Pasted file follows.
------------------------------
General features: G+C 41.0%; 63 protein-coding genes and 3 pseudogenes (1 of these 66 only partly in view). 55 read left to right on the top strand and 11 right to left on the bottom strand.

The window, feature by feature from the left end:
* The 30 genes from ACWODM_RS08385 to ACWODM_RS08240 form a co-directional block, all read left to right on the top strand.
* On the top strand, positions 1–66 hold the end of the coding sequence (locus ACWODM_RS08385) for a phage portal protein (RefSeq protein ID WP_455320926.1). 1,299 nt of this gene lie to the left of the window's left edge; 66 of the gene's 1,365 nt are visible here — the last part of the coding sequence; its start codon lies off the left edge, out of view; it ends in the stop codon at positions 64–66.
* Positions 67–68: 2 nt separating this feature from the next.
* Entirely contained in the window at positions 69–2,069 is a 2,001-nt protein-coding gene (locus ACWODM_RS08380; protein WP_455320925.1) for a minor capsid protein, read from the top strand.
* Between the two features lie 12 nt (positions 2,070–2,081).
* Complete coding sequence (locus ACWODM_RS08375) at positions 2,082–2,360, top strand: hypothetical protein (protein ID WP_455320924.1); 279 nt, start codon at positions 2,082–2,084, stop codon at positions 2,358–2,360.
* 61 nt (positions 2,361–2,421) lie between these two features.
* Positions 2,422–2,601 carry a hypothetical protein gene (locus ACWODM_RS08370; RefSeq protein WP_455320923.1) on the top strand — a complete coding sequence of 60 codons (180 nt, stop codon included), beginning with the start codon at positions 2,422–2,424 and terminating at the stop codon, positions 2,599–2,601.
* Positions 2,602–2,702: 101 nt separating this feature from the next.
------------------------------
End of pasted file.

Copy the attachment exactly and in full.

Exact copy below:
General features: G+C 41.0%; 63 protein-coding genes and 3 pseudogenes (1 of these 66 only partly in view). 55 read left to right on the top strand and 11 right to left on the bottom strand.

The window, feature by feature from the left end:
* The 30 genes from ACWODM_RS08385 to ACWODM_RS08240 form a co-directional block, all read left to right on the top strand.
* On the top strand, positions 1–66 hold the end of the coding sequence (locus ACWODM_RS08385) for a phage portal protein (RefSeq protein ID WP_455320926.1). 1,299 nt of this gene lie to the left of the window's left edge; 66 of the gene's 1,365 nt are visible here — the last part of the coding sequence; its start codon lies off the left edge, out of view; it ends in the stop codon at positions 64–66.
* Positions 67–68: 2 nt separating this feature from the next.
* Entirely contained in the window at positions 69–2,069 is a 2,001-nt protein-coding gene (locus ACWODM_RS08380; protein WP_455320925.1) for a minor capsid protein, read from the top strand.
* Between the two features lie 12 nt (positions 2,070–2,081).
* Complete coding sequence (locus ACWODM_RS08375) at positions 2,082–2,360, top strand: hypothetical protein (protein ID WP_455320924.1); 279 nt, start codon at positions 2,082–2,084, stop codon at positions 2,358–2,360.
* 61 nt (positions 2,361–2,421) lie between these two features.
* Positions 2,422–2,601 carry a hypothetical protein gene (locus ACWODM_RS08370; RefSeq protein WP_455320923.1) on the top strand — a complete coding sequence of 60 codons (180 nt, stop codon included), beginning with the start codon at positions 2,422–2,424 and terminating at the stop codon, positions 2,599–2,601.
* Positions 2,602–2,702: 101 nt separating this feature from the next.